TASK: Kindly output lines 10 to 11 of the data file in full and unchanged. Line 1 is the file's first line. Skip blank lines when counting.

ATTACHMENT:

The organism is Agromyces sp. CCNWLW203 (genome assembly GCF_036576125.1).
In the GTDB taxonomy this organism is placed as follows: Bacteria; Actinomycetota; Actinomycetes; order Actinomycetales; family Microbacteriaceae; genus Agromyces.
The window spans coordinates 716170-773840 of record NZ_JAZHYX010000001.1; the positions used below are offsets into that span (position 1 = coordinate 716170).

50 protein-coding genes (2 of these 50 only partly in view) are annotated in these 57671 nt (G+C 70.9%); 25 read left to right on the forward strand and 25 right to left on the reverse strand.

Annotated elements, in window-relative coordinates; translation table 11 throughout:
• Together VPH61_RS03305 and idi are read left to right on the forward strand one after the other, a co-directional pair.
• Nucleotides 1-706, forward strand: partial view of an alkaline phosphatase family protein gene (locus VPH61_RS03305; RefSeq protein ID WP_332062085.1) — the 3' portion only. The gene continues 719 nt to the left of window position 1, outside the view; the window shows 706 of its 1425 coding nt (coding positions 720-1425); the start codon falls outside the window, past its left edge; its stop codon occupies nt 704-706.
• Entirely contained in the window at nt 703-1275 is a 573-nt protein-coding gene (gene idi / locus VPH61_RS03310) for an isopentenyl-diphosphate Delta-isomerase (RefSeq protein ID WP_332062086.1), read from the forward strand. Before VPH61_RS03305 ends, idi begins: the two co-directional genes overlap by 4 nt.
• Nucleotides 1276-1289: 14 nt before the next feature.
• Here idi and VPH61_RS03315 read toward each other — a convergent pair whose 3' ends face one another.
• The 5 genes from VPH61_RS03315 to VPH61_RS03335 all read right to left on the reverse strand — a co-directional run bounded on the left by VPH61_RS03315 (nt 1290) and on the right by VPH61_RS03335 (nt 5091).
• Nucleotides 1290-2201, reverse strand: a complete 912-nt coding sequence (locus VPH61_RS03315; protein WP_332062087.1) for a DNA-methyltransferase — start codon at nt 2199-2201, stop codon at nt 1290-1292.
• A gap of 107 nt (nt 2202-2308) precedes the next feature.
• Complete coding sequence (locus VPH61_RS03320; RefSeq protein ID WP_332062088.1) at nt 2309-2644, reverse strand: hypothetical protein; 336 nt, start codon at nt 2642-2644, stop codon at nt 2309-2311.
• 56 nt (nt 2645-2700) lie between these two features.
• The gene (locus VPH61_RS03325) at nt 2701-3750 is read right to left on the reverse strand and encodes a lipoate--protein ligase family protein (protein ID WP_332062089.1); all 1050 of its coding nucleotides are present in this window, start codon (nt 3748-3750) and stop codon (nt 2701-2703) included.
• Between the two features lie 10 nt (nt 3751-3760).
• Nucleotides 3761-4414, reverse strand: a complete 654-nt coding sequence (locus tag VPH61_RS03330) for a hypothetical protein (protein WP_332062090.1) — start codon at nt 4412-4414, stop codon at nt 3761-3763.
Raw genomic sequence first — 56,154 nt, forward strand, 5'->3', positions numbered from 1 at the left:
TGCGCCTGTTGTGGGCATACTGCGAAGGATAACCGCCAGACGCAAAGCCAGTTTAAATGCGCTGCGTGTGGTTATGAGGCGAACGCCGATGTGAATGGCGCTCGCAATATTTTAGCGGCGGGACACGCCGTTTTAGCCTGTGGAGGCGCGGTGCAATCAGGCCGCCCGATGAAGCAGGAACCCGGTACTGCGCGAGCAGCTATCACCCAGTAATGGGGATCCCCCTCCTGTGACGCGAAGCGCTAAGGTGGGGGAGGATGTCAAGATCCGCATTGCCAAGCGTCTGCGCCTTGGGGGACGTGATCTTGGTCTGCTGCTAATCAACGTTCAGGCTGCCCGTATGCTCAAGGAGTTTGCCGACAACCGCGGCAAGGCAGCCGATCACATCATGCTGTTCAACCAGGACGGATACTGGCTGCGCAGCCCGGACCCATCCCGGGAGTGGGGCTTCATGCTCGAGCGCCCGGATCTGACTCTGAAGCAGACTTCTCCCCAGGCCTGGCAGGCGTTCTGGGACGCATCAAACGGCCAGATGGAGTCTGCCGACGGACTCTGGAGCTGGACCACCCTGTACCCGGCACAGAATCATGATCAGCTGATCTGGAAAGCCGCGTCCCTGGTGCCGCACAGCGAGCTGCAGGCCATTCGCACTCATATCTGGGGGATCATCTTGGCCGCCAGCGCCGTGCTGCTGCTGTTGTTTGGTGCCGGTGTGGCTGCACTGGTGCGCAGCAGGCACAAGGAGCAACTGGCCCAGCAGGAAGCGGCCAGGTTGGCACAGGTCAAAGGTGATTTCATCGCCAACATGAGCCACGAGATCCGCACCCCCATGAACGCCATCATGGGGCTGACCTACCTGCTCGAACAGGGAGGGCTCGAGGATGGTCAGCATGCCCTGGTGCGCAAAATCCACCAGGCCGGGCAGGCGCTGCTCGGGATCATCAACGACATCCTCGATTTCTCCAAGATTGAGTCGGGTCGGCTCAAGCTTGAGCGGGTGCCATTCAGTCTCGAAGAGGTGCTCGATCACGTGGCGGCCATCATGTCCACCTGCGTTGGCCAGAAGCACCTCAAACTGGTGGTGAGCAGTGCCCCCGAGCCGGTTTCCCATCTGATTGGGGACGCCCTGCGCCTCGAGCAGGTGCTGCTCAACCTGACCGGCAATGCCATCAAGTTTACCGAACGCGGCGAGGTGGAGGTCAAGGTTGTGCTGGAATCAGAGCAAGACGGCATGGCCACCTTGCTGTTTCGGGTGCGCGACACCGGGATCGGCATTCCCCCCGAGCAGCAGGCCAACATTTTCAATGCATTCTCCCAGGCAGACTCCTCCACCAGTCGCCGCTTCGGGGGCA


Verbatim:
• Here idi and VPH61_RS03315 read toward each other — a convergent pair whose 3' ends face one another.
• The 5 genes from VPH61_RS03315 to VPH61_RS03335 all read right to left on the reverse strand — a co-directional run bounded on the left by VPH61_RS03315 (nt 1290) and on the right by VPH61_RS03335 (nt 5091).